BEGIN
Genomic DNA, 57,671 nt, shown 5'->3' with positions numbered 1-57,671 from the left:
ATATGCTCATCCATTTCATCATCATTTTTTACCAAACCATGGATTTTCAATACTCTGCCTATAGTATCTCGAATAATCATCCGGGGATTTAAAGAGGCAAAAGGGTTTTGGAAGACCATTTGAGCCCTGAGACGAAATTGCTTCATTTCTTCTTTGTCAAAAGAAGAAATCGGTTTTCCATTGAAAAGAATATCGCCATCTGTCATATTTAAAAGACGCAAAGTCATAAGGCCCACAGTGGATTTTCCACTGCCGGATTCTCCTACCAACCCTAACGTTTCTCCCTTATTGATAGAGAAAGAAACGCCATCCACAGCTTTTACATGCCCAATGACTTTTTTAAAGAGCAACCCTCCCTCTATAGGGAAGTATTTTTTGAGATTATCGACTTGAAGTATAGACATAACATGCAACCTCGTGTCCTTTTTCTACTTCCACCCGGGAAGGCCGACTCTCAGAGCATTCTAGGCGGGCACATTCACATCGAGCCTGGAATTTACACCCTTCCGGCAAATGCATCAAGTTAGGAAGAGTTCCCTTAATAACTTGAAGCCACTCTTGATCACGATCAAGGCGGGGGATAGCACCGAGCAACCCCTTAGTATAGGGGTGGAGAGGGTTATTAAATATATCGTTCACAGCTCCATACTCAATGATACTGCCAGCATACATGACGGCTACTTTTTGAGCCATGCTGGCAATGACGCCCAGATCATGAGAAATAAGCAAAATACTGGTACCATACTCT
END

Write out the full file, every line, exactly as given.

Genomic DNA, 57,671 nt, shown 5'->3' with positions numbered 1-57,671 from the left:
ATATGCTCATCCATTTCATCATCATTTTTTACCAAACCATGGATTTTCAATACTCTGCCTATAGTATCTCGAATAATCATCCGGGGATTTAAAGAGGCAAAAGGGTTTTGGAAGACCATTTGAGCCCTGAGACGAAATTGCTTCATTTCTTCTTTGTCAAAAGAAGAAATCGGTTTTCCATTGAAAAGAATATCGCCATCTGTCATATTTAAAAGACGCAAAGTCATAAGGCCCACAGTGGATTTTCCACTGCCGGATTCTCCTACCAACCCTAACGTTTCTCCCTTATTGATAGAGAAAGAAACGCCATCCACAGCTTTTACATGCCCAATGACTTTTTTAAAGAGCAACCCTCCCTCTATAGGGAAGTATTTTTTGAGATTATCGACTTGAAGTATAGACATAACATGCAACCTCGTGTCCTTTTTCTACTTCCACCCGGGAAGGCCGACTCTCAGAGCATTCTAGGCGGGCACATTCACATCGAGCCTGGAATTTACACCCTTCCGGCAAATGCATCAAGTTAGGAAGAGTTCCCTTAATAACTTGAAGCCACTCTTGATCACGATCAAGGCGGGGGATAGCACCGAGCAACCCCTTAGTATAGGGGTGGAGAGGGTTATTAAATATATCGTTCACAGCTCCATACTCAATGATACTGCCAGCATACATGACGGCTACTTTTTGAGCCATGCTGGCAATGACGCCCAGATCATGAGAAATAAGCAAAATACTGGTACCATACTCT